All in all, Dr. Seuss’s Horse Museum perfectly encapsulates the things we love about our museum and library collections.

Want to read it? Come by the Library, get cozy in a reading nook and read on. Afterwards, stop by the Museum and see if you can find lines, color, speed, and familiar artworks.

Don’t forget to save the date for our Dr. Seuss Day Celebration on March 1, 2020 at NSLM. For more information on our celebration click here. 

And, while we have not trained a horse to wear bow-ties and give tours (yet!), we do have free weekly tours on Wednesdays at 2PM conducted by our fantastic human staff. We hope to see you there!

Hello everyone and welcome to my first blog post as the Clarice & Robert H. Smith Educator here at NSLM. I started in late June and it has been a (pleasant) whirlwind. I have many goals as the educator, one of them being to build a strong relationship between the education department (i.e. me) and the library department (Erica Libhart, Mars Technical Services Librarian and Michelle Guzman, George L. Ohstrom, Jr. Head Librarian). Both departments have much to offer, so using our collective brain power to cultivate engaging programming, displays, tours, and pop-up exhibitions will reap great rewards here at NSLM.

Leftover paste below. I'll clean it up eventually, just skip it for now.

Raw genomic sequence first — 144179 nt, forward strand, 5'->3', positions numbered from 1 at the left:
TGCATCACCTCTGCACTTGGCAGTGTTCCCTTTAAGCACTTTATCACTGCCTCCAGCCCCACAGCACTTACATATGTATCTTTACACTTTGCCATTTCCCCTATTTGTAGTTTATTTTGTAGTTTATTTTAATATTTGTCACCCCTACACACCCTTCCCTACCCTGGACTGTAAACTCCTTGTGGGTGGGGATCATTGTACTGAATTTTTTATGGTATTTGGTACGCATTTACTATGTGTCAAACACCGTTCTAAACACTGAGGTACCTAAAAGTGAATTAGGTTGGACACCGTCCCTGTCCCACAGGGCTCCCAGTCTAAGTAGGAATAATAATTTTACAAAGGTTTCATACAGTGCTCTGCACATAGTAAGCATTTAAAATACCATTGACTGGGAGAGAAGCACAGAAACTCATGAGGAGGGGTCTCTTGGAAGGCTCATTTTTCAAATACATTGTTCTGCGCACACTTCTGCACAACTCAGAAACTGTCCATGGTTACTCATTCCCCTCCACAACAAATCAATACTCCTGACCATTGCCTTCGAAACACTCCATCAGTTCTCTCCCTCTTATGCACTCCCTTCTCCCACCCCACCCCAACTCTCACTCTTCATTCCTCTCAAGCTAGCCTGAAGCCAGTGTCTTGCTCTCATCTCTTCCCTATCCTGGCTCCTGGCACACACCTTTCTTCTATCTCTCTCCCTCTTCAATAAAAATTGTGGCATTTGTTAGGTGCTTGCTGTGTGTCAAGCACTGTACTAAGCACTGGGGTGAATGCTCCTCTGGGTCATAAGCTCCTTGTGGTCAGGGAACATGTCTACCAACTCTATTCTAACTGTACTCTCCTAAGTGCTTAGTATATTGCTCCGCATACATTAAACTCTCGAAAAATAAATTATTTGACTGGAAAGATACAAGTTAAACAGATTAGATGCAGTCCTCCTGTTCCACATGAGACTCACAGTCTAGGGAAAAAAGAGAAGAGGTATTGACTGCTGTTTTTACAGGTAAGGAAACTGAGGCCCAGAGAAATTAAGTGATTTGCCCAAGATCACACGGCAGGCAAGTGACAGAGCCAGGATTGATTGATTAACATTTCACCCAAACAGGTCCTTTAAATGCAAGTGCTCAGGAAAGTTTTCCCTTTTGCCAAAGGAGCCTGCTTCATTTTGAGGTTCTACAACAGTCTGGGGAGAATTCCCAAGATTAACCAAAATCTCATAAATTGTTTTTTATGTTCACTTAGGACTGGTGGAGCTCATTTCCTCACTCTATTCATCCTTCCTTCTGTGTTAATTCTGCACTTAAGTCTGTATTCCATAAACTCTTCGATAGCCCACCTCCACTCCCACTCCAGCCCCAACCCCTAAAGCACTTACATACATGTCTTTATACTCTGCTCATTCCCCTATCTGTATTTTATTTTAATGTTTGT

The first of these ventures is the upcoming traveling exhibition, A Brief History of Black Horsemen in Racing, on loan from James Madison’s Montpelier and accompanying program, Roundtable Discussion: African American Horsemen, on October 8, 2019. In conjunction with the traveling exhibition and the roundtable discussion, the Library staff and I wanted to locate related items from the library collection for display in the lobby cases. We found several items in the F. Ambrose Rare Book Room as well as the Main Reading Room, that serve to chronicle the evolving representation of African American horsemen from the period of enslavement, through the Jim Crow era, and up to present day.

The earliest item that we found is a series of three lithographs dated 1840, depicting a race at the Washington Race Course in Charleston, South Carolina. The images of three nameless, enslaved jockeys are accompanied by rhyming verse that refers to the riders as less than humans, and includes caricature of one of the jockey’s speech. These were authored by British conservative political Charles Newdigate Newdegate and seem intended to mock the American horse racing community. This item also exemplifies that some of America’s earliest and prolific jockeys were enslaved men.

Sketches from the Washington Races in October 1840 by An Eye Witnefs, c. 1841, Charles Newdegate Newdiagte (British 1816-1887). Plate 1.
Sketches from the Washington Races in October 1840 by An Eye Witness, c. 1841, Charles Newdigate Newdegate (British 1816-1887). Plate 1